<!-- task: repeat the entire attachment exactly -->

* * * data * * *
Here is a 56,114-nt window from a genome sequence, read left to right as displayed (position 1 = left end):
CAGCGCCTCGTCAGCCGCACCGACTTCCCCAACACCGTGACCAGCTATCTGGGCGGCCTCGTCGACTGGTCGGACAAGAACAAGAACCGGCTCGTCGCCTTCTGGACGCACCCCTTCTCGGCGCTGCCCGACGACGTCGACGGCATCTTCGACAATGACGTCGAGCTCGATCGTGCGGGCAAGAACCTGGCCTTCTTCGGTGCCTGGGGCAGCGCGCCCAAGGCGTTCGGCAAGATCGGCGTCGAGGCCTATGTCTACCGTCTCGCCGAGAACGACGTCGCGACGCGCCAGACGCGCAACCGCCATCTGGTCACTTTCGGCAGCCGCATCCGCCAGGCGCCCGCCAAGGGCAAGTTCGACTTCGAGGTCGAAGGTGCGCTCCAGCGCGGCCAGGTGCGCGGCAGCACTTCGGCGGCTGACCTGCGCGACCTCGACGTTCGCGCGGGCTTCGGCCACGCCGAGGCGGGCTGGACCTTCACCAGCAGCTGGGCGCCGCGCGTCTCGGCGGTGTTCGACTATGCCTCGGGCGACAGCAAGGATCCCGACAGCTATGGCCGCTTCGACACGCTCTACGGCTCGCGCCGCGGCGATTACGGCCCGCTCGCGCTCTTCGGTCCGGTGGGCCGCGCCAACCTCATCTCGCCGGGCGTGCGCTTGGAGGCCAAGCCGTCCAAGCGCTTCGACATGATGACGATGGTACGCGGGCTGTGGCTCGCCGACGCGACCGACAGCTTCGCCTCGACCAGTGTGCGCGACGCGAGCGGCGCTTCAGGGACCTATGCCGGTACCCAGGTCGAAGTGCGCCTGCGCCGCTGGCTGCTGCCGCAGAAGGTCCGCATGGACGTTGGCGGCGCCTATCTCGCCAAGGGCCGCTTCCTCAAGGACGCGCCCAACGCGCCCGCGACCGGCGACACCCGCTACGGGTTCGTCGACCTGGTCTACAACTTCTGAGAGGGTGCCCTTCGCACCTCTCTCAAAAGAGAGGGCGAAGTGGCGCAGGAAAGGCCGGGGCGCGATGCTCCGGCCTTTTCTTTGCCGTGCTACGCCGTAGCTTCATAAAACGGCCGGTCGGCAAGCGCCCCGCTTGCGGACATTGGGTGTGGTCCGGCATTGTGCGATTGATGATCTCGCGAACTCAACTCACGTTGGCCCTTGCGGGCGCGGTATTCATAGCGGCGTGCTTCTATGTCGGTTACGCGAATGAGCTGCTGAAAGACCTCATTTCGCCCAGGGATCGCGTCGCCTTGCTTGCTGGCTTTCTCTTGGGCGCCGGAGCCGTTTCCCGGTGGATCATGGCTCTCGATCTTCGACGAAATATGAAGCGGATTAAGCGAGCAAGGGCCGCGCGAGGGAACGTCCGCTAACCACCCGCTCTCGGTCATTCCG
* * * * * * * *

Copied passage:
Here is a 56,114-nt window from a genome sequence, read left to right as displayed (position 1 = left end):
CAGCGCCTCGTCAGCCGCACCGACTTCCCCAACACCGTGACCAGCTATCTGGGCGGCCTCGTCGACTGGTCGGACAAGAACAAGAACCGGCTCGTCGCCTTCTGGACGCACCCCTTCTCGGCGCTGCCCGACGACGTCGACGGCATCTTCGACAATGACGTCGAGCTCGATCGTGCGGGCAAGAACCTGGCCTTCTTCGGTGCCTGGGGCAGCGCGCCCAAGGCGTTCGGCAAGATCGGCGTCGAGGCCTATGTCTACCGTCTCGCCGAGAACGACGTCGCGACGCGCCAGACGCGCAACCGCCATCTGGTCACTTTCGGCAGCCGCATCCGCCAGGCGCCCGCCAAGGGCAAGTTCGACTTCGAGGTCGAAGGTGCGCTCCAGCGCGGCCAGGTGCGCGGCAGCACTTCGGCGGCTGACCTGCGCGACCTCGACGTTCGCGCGGGCTTCGGCCACGCCGAGGCGGGCTGGACCTTCACCAGCAGCTGGGCGCCGCGCGTCTCGGCGGTGTTCGACTATGCCTCGGGCGACAGCAAGGATCCCGACAGCTATGGCCGCTTCGACACGCTCTACGGCTCGCGCCGCGGCGATTACGGCCCGCTCGCGCTCTTCGGTCCGGTGGGCCGCGCCAACCTCATCTCGCCGGGCGTGCGCTTGGAGGCCAAGCCGTCCAAGCGCTTCGACATGATGACGATGGTACGCGGGCTGTGGCTCGCCGACGCGACCGACAGCTTCGCCTCGACCAGTGTGCGCGACGCGAGCGGCGCTTCAGGGACCTATGCCGGTACCCAGGTCGAAGTGCGCCTGCGCCGCTGGCTGCTGCCGCAGAAGGTCCGCATGGACGTTGGCGGCGCCTATCTCGCCAAGGGCCGCTTCCTCAAGGACGCGCCCAACGCGCCCGCGACCGGCGACACCCGCTACGGGTTCGTCGACCTGGTCTACAACTTCTGAGAGGGTGCCCTTCGCACCTCTCTCAAAAGAGAGGGCGAAGTGGCGCAGGAAAGGCCGGGGCGCGATGCTCCGGCCTTTTCTTTGCCGTGCTACGCCGTAGCTTCATAAAACGGCCGGTCGGCAAGCGCCCCGCTTGCGGACATTGGGTGTGGTCCGGCATTGTGCGATTGATGATCTCGCGAACTCAACTCACGTTGGCCCTTGCGGGCGCGGTATTCATAGCGGCGTGCTTCTATGTCGGTTACGCGAATGAGCTGCTGAAAGACCTCATTTCGCCCAGGGATCGCGTCGCCTTGCTTGCTGGCTTTCTCTTGGGCGCCGGAGCCGTTTCCCGGTGGATCATGGCTCTCGATCTTCGACGAAATATGAAGCGGATTAAGCGAGCAAGGGCCGCGCGAGGGAACGTCCGCTAACCACCCGCTCTCGGTCATTCCG